On June 22, 2017, the Senate Subcommittee released a “Discussion Draft” of the “Better Care Resolution Act” aimed at repealing and replacing the ACA.
Congressional Budget Office (CBO) Report:
On June 26, the Congressional Budget Office (CBO) “scored the bill” (meaning outline the projected cost over a 10 year period of time). The CBO report estimated that the Senate Republican health-care overhaul would result in 22 million more people uninsured and cut the cumulative federal deficit by $321 billion in the next decade compared with the current Affordable Care Act.
The Senate will likely begin the voting process on the bill on June 28 and a final vote is anticipated sometime on June 29.
If the bill is passed by the Senate, the Senate and House versions will have to be reconciled. This can be done with a conference committee, or by sending amendments back and forth between the chambers. With a conference committee, a conference report requires agreement by a majority of conferees from the House, and a majority of conferees by the Senate (not both together). Alternatively, the House could agree to the Senate version or start over again with new legislation.
There is significant political speculation at this point as to whether Republicans have the votes to pass the bill in its current form.
Republicans can only sacrifice two votes and there are rumored to be at least four Republican senators who are concerned with the bill.
Major Changes that Impact Employers: Note: a “√” indicates the provision is essentially the same as the AHCA, the house version of the repeal/replace bill.
Repeals “Pay or Play” penalties √
Pushes out Cadillac tax to 2025 √
Permits states to waive essential health benefits requirements √
Removes $2,500 limit on FSAs √
Allows OTC drug expenses to, once again, be eligible under FSA plans √
Increases maximum HSA contributions and allows both spouses to make catchup contributions √
Increases the maximum contribution limits to HSAs to the amount of the accompanying HDHP and out-of-pocket limitation √
Allows health insurance offered in individual and small group market to vary rates by 5:1. (This allows older individuals to be charged up to five times more than what younger individuals pay for the same policy, rather than up to the ACA limit of three times more.) √
Repeals the small employer health insurance tax credit √
Repeals key taxes, including HIT, Rx industry tax, and Medical device tax.
Repeals Medicare payroll tax (as of 2023).
Requires states to set their own MLR and rebating rules.
Adds new ERISA structure that allows AHPs to be established for small groups and individuals. Such plans would be exempt from community rating and EHB requirements.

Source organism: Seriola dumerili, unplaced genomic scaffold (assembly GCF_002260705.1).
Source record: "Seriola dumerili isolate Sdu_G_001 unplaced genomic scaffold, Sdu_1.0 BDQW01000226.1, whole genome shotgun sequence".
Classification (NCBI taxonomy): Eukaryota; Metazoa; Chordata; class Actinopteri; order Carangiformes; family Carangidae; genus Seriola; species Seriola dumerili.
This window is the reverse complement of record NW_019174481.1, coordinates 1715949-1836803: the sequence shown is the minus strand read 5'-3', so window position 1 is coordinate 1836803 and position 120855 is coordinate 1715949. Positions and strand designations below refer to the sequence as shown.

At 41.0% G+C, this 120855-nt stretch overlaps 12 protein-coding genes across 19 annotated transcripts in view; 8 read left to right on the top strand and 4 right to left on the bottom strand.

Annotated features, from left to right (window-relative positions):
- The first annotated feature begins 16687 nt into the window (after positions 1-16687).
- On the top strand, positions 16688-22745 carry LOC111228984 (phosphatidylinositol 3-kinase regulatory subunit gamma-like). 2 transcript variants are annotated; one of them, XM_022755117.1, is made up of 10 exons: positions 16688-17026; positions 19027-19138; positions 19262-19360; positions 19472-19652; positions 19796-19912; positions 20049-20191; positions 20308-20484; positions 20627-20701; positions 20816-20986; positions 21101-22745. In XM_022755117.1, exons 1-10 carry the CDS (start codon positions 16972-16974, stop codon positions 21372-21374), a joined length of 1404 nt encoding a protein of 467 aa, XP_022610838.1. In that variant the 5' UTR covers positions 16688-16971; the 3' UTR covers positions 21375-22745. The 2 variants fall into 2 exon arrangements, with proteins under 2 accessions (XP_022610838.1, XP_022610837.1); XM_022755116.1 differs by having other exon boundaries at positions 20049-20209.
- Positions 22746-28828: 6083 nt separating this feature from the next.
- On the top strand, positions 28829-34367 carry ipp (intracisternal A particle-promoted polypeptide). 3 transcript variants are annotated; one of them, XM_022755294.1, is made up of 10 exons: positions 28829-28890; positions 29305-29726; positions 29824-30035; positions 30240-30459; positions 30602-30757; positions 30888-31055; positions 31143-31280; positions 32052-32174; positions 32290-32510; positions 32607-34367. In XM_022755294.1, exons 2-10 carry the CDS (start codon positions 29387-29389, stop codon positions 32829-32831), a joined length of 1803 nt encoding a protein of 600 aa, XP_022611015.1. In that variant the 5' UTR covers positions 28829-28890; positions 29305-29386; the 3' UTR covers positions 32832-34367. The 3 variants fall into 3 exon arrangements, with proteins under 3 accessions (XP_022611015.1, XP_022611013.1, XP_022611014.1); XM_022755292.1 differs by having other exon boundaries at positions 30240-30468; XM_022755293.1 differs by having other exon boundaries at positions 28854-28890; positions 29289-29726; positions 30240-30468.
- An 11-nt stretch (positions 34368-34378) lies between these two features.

Other Major Changes:
Repeals “Individual Mandate” penalties √
Retains the premium subsidy structure, but adjusts eligibility and lowers top threshold for subsidies to 350% of the FPL (down from 400%).
Changes the benchmark for premium subsidies to cheaper plan (58% of AV) with the applicable median cost benchmark plan (rather than the second lowest cost silver plan).
Eliminates eligibility for tax credits if eligible for group insurance, even if group insurance is not affordable or minimum value.
Subsidies are not available for plans that cover abortions.
Loosens/expands the waiver processes and requirements to give states more flexibility with respect to ACA requirements, including Qualified Health Plan requirements, Essential Health Benefits, etc.
Phases out Medicaid expansion between 2021 and 2024. Proposes cuts to Medicaid funding thereafter. Generally restructures the federal financing system for Medicaid.
Allows states to impose work requirements on nondisabled, nonelderly, non-pregnant adults as a condition of Medicaid coverage.
Reduces the tax imposed on HSA distributions not used to pay for qualified medical expenses from 20% to 10%.
Restrict those able to use the premium tax credit to “qualified alien” (as defined by the Personal Responsibility and Work Opportunity Reconciliation Act of 1996).
Repeals net investment income tax.
Key ACA Elements Retained
Retains protections for pre-existing conditions (insurance companies cannot deny coverage or increase premiums) (Different from AHCA).
Retains coverage for dependent children to age 26.
What Does it Mean for Employers?
At this point, there is no change to existing law for employers.
While the passage of this bill may signal potential change in the ACA, significant additional steps remain before any change becomes law.
Employers are strongly advised to maintain current ACA compliance.
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